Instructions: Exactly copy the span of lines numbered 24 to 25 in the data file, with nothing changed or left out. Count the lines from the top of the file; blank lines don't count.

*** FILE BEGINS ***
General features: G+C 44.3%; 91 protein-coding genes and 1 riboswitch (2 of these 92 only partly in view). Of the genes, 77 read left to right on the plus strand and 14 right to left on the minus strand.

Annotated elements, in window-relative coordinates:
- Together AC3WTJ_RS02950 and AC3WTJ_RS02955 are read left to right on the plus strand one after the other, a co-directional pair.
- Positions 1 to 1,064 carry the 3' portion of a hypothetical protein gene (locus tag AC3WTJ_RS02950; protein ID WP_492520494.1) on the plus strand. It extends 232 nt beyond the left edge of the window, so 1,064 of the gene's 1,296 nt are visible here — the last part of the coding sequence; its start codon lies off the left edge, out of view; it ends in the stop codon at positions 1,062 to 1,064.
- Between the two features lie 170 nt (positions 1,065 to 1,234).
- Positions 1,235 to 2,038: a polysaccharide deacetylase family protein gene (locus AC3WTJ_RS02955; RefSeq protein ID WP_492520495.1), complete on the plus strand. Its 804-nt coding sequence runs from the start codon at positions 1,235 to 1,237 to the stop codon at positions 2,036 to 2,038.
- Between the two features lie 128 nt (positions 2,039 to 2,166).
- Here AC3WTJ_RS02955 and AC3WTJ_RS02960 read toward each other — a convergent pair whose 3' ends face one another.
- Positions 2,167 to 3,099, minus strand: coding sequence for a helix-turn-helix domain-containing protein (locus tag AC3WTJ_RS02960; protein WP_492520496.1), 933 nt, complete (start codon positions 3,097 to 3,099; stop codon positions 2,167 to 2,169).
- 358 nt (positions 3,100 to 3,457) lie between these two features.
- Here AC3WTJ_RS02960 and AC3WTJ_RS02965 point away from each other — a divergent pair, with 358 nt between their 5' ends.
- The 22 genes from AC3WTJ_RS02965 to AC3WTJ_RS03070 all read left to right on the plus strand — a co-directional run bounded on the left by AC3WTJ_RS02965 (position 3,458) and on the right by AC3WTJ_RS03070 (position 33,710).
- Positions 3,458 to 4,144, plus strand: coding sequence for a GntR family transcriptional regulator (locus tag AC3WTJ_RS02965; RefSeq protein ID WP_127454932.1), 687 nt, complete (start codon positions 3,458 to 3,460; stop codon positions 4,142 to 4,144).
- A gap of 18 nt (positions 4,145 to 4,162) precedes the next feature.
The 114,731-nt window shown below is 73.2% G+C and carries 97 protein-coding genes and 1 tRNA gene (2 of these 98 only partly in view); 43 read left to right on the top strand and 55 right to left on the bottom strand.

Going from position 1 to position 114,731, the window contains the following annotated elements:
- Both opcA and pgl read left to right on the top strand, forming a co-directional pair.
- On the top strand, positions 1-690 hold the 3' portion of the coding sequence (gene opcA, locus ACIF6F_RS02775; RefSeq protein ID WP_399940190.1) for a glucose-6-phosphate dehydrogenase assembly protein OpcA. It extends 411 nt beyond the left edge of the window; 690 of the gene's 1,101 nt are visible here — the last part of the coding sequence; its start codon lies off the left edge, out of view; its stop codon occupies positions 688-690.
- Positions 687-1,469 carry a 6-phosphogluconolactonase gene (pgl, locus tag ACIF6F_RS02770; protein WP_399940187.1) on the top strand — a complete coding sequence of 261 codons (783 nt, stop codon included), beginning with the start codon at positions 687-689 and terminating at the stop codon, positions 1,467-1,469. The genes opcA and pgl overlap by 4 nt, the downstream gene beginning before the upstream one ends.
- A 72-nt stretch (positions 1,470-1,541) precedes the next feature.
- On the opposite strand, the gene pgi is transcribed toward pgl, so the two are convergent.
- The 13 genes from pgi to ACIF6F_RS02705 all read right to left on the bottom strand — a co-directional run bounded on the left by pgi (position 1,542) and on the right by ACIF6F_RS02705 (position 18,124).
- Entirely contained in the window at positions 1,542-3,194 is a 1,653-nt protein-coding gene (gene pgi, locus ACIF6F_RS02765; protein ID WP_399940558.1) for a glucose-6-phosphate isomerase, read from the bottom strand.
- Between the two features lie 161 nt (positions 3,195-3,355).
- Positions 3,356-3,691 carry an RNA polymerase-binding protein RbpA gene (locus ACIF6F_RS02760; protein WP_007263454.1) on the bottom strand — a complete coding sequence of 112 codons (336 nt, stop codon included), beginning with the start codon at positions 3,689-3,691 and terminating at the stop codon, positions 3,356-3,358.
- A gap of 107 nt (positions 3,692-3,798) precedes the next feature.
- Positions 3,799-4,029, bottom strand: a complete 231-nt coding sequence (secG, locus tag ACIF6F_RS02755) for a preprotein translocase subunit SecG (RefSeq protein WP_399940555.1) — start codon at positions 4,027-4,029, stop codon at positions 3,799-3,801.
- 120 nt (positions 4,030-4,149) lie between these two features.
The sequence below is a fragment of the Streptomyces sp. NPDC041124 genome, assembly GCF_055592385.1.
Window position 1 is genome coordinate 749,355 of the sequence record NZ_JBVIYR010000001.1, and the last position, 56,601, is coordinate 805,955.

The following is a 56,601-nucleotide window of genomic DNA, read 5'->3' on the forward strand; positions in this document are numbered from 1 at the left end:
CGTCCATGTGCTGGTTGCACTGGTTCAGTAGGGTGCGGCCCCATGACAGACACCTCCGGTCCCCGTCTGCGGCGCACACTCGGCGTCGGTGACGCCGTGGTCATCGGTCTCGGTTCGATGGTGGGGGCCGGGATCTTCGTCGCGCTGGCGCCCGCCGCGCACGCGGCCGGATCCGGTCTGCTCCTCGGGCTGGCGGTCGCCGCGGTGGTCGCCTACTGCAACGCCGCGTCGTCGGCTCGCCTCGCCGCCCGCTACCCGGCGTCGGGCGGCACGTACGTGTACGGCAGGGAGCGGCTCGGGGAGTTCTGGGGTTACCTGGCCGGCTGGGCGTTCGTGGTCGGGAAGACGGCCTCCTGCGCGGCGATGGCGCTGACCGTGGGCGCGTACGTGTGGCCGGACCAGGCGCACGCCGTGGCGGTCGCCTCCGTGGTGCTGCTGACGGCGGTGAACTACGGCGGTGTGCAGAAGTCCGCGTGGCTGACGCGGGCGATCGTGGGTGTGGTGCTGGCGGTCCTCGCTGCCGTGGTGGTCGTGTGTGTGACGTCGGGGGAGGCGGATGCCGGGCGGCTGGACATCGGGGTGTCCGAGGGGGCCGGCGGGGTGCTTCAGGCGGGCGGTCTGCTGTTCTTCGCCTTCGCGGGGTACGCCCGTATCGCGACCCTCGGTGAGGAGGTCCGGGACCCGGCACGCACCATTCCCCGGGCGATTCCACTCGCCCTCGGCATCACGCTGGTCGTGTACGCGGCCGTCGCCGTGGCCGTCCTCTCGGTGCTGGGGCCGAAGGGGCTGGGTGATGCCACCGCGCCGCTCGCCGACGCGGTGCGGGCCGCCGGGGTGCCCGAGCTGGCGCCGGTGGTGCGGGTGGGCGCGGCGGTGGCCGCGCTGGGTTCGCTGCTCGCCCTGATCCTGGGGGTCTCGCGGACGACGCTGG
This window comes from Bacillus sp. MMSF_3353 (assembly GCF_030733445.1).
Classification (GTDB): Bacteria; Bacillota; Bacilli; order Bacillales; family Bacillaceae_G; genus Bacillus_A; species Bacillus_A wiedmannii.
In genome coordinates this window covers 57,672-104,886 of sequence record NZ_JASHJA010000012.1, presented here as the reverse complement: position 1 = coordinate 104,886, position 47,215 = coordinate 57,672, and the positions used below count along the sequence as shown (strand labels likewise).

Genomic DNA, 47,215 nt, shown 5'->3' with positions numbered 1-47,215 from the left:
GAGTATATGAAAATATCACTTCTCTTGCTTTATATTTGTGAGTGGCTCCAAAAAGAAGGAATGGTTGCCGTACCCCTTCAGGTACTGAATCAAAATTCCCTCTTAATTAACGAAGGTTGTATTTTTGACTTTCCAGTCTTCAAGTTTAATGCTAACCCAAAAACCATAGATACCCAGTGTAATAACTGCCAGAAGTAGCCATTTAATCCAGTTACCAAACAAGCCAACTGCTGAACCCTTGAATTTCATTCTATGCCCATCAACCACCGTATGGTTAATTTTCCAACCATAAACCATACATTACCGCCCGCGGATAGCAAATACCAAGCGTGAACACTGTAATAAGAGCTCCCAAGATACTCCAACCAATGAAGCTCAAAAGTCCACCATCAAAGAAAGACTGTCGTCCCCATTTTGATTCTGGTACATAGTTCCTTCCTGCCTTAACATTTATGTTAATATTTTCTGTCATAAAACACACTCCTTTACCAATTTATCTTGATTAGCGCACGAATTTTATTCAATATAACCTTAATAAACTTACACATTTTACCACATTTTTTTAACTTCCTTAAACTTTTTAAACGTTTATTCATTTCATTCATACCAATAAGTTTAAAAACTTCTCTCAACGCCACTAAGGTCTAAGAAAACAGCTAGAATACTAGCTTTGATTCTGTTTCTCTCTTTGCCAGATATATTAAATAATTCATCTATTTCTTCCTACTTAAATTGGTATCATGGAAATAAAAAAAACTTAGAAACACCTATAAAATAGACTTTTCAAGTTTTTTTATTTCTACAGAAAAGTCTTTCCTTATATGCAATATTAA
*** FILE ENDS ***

- Between the two features lie 161 nt (positions 3,195-3,355).
- Positions 3,356-3,691 carry an RNA polymerase-binding protein RbpA gene (locus ACIF6F_RS02760; protein WP_007263454.1) on the bottom strand — a complete coding sequence of 112 codons (336 nt, stop codon included), beginning with the start codon at positions 3,689-3,691 and terminating at the stop codon, positions 3,356-3,358.